From 1871 to 1891 Selous wandered and hunted over vast areas of South Africa and he saw a vast decrease in game. But in 1891, on behalf of British South Africa Company, he was sent to discover a route free from tse-tse fly between Mashunaland and the East African Coast. Thus he walked into a country teeming with game, an area where no white man before had ever hunted. Elephants still wandered here as did many other game animals, including buffaloes that hardly moved as he walked past them. A few even came trotting towards him. But, in a country so well stocked with antelopes, carnivorous animals were not wanting. Indeed lions were plentiful in this area of the lower Pungwe River at the time when Mr. Rhodes’s pioneers first entered Mashunaland.
But all carnivorous animals are almost entirely nocturnal in their habits, and therefore only occasionally encountered in the daytime. So, on my first visit to this country I saw no lions, nor leopards, no hyenas. But on my second visit a year later, when hunting between the Pungwe River and Lake Sungwe in 1892, I saw only three lions, although there was not a single night when I did not hear some of them roaring. Sometimes they were close to camp; other times they were in the distance. I would take my 31st and last lion on this trip.
On the day when I saw three lions, I had left camp with a few native followers very early in the morning and was stalking across an open plain studded with large ant-heaps, from which the long grass had been for the most part burnt off. On my right was a small river whose banks were fringed with a thick growth of scrubby bush. My course lay parallel to this river but outside the strip of bush. Suddenly I came in sight of two lions at a distance of 400 or 500-yards out on the open plain. They were advancing towards the river and had been previously hidden from our view by two large ant heaps. These two lions saw us at the same time that we saw them and at once halted and stood watching us.
Telling my native attendants to sit down and remain where they were until my return, I commenced to walk towards the lions, hoping that they would allow me to approach within shooting distance before running off. I knew that these animals, which in many parts of Africa are very shy and wary, had very little fear of man in the Pungwe district at that time. However, before I had advanced 50 paces, both lions turned around and commenced to walk slowly towards a small patch of long yellow grass which had escaped the last grass fire. They walked away from me at a very slow and leisurely pace. One seemed a monster; the other seemed a female or young male with no mane.
I now commenced to run towards them, but had not gone far when a third lion, that had been previously been hidden by a large ant-heap, was suddenly revealed to me. He had evidently been walking over the plain about one hundred yards to the right of the other two lions and not having seen me, did not understand why these latter had first come to a halt and then turned round and walked back again in the direction from which they had just come. When I first saw the third lion he was standing turned away from me and looking at the other two.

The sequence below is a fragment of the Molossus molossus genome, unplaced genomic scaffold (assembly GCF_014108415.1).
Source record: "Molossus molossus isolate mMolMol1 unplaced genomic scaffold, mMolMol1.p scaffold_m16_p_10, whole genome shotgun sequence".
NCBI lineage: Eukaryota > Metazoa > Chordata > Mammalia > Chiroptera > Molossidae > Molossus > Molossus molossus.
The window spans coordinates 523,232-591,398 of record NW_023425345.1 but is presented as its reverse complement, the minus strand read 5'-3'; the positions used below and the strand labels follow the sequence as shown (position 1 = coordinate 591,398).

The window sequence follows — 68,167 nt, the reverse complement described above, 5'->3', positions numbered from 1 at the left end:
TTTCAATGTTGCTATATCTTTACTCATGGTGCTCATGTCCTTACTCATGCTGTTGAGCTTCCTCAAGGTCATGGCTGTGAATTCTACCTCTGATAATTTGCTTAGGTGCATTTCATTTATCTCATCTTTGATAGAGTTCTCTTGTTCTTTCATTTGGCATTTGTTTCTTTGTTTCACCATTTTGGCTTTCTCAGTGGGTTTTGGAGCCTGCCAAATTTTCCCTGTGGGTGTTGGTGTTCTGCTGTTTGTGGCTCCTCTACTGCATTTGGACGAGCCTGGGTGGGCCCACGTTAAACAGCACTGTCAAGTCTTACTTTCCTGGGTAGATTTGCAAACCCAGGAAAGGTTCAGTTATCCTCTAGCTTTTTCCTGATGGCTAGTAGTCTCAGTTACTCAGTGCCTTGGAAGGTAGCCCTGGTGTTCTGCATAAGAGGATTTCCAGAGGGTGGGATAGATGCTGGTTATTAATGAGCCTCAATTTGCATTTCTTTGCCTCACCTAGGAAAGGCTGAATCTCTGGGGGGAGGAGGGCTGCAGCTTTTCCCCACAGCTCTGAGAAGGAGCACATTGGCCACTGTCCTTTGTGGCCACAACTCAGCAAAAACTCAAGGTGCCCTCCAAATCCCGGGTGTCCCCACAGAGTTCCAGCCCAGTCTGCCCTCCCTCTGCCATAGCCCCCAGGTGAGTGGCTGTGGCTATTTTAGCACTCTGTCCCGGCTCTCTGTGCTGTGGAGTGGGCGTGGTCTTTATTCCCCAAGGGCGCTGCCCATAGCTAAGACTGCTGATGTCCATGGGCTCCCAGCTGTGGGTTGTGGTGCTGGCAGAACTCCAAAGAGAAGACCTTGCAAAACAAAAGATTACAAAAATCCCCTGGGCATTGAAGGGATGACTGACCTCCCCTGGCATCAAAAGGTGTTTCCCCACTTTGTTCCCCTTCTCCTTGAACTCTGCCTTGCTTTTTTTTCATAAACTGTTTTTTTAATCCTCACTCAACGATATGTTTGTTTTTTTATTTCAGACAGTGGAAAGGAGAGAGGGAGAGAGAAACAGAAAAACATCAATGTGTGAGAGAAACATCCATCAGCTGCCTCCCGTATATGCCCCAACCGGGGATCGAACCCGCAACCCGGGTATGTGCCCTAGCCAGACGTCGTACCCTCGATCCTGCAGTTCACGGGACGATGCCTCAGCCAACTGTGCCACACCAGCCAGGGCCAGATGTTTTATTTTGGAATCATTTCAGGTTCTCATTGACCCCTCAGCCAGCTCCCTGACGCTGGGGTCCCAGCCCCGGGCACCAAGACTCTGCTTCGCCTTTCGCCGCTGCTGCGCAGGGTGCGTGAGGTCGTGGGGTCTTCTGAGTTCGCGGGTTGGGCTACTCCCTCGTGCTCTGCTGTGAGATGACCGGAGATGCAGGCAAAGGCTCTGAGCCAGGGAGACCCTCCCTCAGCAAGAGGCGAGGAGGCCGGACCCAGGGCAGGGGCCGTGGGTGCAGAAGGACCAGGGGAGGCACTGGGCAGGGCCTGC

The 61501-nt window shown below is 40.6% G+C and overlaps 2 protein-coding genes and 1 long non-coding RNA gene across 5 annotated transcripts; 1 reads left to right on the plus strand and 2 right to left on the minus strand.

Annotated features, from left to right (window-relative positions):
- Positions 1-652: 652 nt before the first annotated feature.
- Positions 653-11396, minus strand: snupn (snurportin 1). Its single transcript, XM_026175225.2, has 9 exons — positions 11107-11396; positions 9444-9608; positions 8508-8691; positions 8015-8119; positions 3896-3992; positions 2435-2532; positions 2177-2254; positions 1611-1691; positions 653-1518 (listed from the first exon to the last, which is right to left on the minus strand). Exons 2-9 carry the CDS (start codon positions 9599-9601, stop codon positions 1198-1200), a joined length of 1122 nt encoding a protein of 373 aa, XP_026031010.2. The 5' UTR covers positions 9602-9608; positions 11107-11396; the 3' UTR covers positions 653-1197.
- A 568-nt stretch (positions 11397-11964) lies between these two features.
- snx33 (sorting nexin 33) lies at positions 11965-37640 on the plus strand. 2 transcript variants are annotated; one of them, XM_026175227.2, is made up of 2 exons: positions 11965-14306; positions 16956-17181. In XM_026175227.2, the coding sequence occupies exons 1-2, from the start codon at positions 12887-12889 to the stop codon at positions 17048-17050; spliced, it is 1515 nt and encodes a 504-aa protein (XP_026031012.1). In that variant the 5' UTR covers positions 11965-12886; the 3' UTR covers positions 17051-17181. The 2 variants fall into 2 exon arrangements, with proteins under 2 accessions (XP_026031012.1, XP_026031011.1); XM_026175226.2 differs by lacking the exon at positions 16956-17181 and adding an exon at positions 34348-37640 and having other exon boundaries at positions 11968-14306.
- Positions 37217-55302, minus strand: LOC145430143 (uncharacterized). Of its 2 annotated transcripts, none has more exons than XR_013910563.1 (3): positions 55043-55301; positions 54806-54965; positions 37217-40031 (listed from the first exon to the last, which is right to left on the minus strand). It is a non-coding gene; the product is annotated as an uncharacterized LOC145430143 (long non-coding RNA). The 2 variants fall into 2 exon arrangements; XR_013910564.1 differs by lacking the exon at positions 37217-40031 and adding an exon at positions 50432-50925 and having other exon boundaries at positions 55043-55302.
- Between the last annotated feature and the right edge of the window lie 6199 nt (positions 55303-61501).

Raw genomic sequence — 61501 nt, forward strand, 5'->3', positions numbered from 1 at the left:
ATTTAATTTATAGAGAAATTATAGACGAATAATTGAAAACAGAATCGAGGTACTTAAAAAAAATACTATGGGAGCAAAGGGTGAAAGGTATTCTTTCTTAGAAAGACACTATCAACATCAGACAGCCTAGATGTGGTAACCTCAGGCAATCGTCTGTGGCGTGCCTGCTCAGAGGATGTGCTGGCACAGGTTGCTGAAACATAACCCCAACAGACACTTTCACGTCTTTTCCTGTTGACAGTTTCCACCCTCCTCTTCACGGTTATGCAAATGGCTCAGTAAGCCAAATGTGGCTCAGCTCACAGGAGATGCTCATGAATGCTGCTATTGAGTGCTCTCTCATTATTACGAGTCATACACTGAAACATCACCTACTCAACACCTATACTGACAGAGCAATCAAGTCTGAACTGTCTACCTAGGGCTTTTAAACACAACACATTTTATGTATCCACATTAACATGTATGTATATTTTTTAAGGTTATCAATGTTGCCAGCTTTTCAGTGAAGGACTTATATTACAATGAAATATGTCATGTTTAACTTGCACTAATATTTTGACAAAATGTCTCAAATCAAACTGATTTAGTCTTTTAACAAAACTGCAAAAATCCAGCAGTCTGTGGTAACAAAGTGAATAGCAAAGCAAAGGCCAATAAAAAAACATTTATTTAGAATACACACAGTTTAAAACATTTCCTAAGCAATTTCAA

Quickly swerving to the left but without stopping, I almost immediately put a large ant-heap between us and then ran to it at my utmost speed. This ant-heap was quite 20-feet in diameter at the base and 10 or 12-feet in height. I quickly climbed halfway up the heap and then looked around the side and saw that the single lion was still standing watching the other two, which were at that moment just entering the patch of long grass of which I have already spoken.
I now edged myself in a sitting position to the side of the ant-heap nearest the lion and prepared for a shot. He was facing half away from me and a bit more than 200-yards off. But there was not so much as a blade of grass in the shape of cover on the level burnt plain between us, and had I attempted to get nearer to him he would have trotted off after his companions. So, steadying myself and taking careful aim with the 200-yard sight, I fired. My bullet must have passed close beneath the lion’s chest – I think behind his forelegs – as I saw it knock up the dust just beyond him. He at once sprang to the spot where the bullet struck the ground and again stood still, facing now exactly away from me, without apparently having taken any notice of the report of my rifle – a .450 bore singled-barreled Gibbs-Metford.
Extracting the empty cartridge and pushing a fresh one into the breech, as silently and quickly as possible, I fired again this time taking a fuller sight and aiming for the center of the lion’s somewhat narrow hind quarters. The dull thud which answered the report of the rifle assured me that I had hit him, but I never before saw a lion make so little fuss about a wound. He gave one spring forwards, accompanied by a loud growl and then stood still again. But only for a moment.
Then he came trotting round towards where I sat on the side of the ant-heap, turning first to one side, then to the other, evidently searching for what had hurt him. I am sure that he had he made me out, he would have charged instantly. However I was dressed only in an old felt hat, a cotton shirt, and a pair of shoes. My scanty garments and bare sunburned limbs were all so weather-stained and harmonized so well with the neutral tints of my immediate surroundings that he never saw me.